A young lady has a romantic fling in Florence, returns home to become engaged, and is conflicted when her fling comes back into her life.
A Room with a View (1985)
Directed by James Ivory
Written by Ruth Prawer Jhabvala
Starring Helena Bonham Carter, Maggie Smith, Denholm Elliott, Julian Sands, Daniel Day-Lewis, Simon Callow, Rosemary Leach, Fabia Drake, Joan Henley, Judi Dench
Based on the novel by E.M. Forster
Oscar Wins - Best Adapted Screenplay, Best Art Direction,
Best Costume Design
Oscar Nominations - Best Picture, Best Supporting Actor
(Denholm Elliott), Best Supporting Actress (Maggie Smith),
Best Director, Best Cinematography
The combination of James Ivory and E.M. Forster just doesn't do it for me. After watching Howards End some time ago and A Room with a View now, that's what I've come to realize. The petty squabbles of arrogant, rich, white English people with sticks up their asses just don't matter to me in the slightest. More so, I find it irritating. The characters are all so alike one another that nobody stands out, apart from Daniel Day-Lewis because he simply can't help it. The story is so nonsensical and easily solved in less than five minutes if these insufferable people would just communicate like civilized people instead of internalizing literally every little microaggression. But I digress.
Lucy Honeychurch (Carter) is a sexually repressed young woman who is on a trip to Florence with her annoying, busybody aunt Charlotte (Smith). Right off the bat, they complain that their room doesn't have a view. When the kind Mr. Emerson (Elliott) and his son George (Sands) offer to switch rooms with no hassle, Charlotte is (for some reason) offended and taken aback that they would even ask. This takes up a good fifteen minutes and should prepare you for the pettiness that's to come. Long story short, Lucy makes out with George, Charlotte catches them and scolds Lucy, Lucy goes back to England and becomes engaged to Cecil (Day-Lewis), a smug little worm. Then, Emerson and George rent a cottage nearby, George confesses his love for Lucy, Lucy loves him but must remain proper, she breaks off her engagement, and marries George anyway. Pretty predictable, but remarkably boring nonetheless.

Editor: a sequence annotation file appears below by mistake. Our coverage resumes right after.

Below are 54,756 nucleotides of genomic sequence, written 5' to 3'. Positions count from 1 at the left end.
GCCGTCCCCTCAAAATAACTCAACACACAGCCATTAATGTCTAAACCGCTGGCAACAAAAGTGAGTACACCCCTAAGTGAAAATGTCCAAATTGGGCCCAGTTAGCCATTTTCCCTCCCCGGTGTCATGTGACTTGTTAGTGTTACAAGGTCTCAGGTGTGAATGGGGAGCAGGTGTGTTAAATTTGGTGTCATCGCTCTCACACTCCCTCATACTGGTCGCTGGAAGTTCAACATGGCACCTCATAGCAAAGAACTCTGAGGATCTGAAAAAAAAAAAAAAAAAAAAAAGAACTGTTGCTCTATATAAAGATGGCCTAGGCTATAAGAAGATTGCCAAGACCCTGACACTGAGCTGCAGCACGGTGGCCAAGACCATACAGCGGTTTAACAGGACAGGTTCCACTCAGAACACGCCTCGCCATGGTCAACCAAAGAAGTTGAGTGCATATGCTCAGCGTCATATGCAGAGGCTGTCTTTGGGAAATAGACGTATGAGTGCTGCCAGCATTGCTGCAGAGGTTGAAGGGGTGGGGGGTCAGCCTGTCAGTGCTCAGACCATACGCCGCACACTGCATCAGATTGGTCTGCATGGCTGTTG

If you want rich English people dealing with romantic feelings in the most unhealthiest of ways, I recommend you just go and reread Jane Austen. These movies are simply the worst. Every time I tackle an Oscar year for Best Picture, it feels like there's always at least one. Each time I watch one, I hope it's the last of them so I can avoid them forever. Alas, not quite yet.